The meat lobby wants the sale of growth hormone-fed beef, currently banned in the UK and EU, to be allowed in the UK.
The drugs company lobby wants changes to the NHS drugs approval process to allow it to buy more of US drugs.
They are also asking US officials – who will hold a hearing later – to seek lower tariffs on agricultural goods.
The farming groups say any deal should move away from EU standards, including rules governing genetically modified crops, antibiotics in meats, and pesticides and herbicides, such as glyphosate.
Technology groups are also setting out their wishlists for any pact. Companies in this sector are against the UK’s proposed digital tax.
The UK government has promised to look at ways of taxing US technology giants, such as Amazon and Google, which critics say do not pay their fair share of tax in the UK and therefore operate at an unfair advantage to physical companies.ADVERTISEMENT
The lobby groups’ priorities were outlined in more than 130 comments submitted to the office of the US Trade Representative.
The office solicited the feedback to help develop US goals as it prepares to start trade talks with the UK after Brexit.
It is hosting a hearing in Washington on Tuesday on the subject.
US companies – especially in the agricultural sector – said they hoped the UK would prove more flexible than the EU.
UK negotiations could represent “a once-in-a-lifetime opportunity”, the National Grain and Feed Association and North American Export Grain Association wrote.
The groups said a new deal could create a trans-Atlantic market “that can act as a bastion against the EU’s precautionary advances and its ongoing aggressive attempts to spread its influence around the globe”.
Here is a summary of goals for key sectors:
US business groups from the agricultural sector have been among the most vocal, amounting to nearly a third of all comments.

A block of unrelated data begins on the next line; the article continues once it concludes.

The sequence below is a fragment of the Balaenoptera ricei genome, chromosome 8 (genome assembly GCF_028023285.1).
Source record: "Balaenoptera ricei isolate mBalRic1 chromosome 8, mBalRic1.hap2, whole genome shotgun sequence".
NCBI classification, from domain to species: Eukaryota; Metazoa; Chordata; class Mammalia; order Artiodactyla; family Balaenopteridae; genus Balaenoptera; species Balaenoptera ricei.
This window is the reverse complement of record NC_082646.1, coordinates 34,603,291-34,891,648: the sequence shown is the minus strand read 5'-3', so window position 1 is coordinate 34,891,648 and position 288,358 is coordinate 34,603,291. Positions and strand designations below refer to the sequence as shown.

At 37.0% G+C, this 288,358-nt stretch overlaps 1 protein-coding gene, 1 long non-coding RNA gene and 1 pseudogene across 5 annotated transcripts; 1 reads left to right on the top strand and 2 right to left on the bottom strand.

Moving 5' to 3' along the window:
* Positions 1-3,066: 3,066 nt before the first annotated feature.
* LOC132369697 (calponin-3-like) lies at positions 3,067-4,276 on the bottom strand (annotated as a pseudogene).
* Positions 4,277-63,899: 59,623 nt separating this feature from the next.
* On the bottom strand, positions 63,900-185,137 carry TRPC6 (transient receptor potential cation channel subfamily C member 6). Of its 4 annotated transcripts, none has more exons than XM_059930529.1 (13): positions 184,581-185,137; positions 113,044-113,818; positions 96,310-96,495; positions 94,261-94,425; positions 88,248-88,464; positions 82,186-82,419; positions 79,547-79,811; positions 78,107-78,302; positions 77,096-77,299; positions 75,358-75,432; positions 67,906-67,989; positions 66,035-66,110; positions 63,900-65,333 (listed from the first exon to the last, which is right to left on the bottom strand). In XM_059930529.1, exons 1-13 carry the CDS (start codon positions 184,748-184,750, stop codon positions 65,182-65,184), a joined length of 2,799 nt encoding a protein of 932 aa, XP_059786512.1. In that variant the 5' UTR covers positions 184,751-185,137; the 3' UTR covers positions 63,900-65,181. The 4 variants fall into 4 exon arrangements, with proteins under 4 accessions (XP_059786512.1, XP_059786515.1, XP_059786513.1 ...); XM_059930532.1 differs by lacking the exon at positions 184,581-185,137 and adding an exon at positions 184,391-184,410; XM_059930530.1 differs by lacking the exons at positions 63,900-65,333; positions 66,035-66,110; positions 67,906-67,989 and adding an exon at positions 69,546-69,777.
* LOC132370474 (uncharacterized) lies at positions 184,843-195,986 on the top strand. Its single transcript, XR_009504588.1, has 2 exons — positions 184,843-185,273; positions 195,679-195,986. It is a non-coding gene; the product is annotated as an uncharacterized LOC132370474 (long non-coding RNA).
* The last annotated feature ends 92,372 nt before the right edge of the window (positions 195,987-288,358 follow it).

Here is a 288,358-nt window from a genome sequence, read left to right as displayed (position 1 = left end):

The groups, which as well as meat, drug and technology firms include producers of olive oil, wine, nuts, fruit, and dairy products, say they want to see the UK reduce tariffs on food products. They also want to limit geographic labelling rules, such as those that bar US companies from using terms such as Prosecco.
The Animal Health Institute, which produces animal antibiotics, was among several groups that said it would not support a deal that did not address demands by the US agricultural sector.
“We have noted with concern statements by certain UK officials indicating a desire to exclude the agricultural sector from the negotiation and an intention of maintaining regulatory harmonisation with the European Union,” it said.
“Should the UK adopt such policies, we see little basis for the negotiation of a bilateral trade agreement.”
The pharmaceutical industry is also gearing up for negotiations to start.
PhRMA, which represents drug makers in the US such as AbbVie Merck and Novartis, said it wanted a deal to address the barriers to access it currently faces in the UK, pointing to items such as government price controls.
It heavily criticised the current NHS drug approval system, pointing to the cap on the price of drugs as too restrictive, and highlighting insufficient healthcare budgets and “rigid” national processes.
The organisation, as well as some other groups, are also hoping to secure patent protections for certain types of drugs for at least 12 years, among other demands.
US firms also want to bar a proposed UK tax on digital services and prohibit rules requiring that data be stored locally.
There is also widespread support to push the UK raise the amount that triggers customs duties from £135 closer to the US level of $800 – more than £600.
Such a move would make it easier for small businesses to export to the UK, said companies including e-commerce site Etsy.
Many of the demands in the tech sector also surfaced during negotiations of the trade agreement between the US, Mexico and Canada.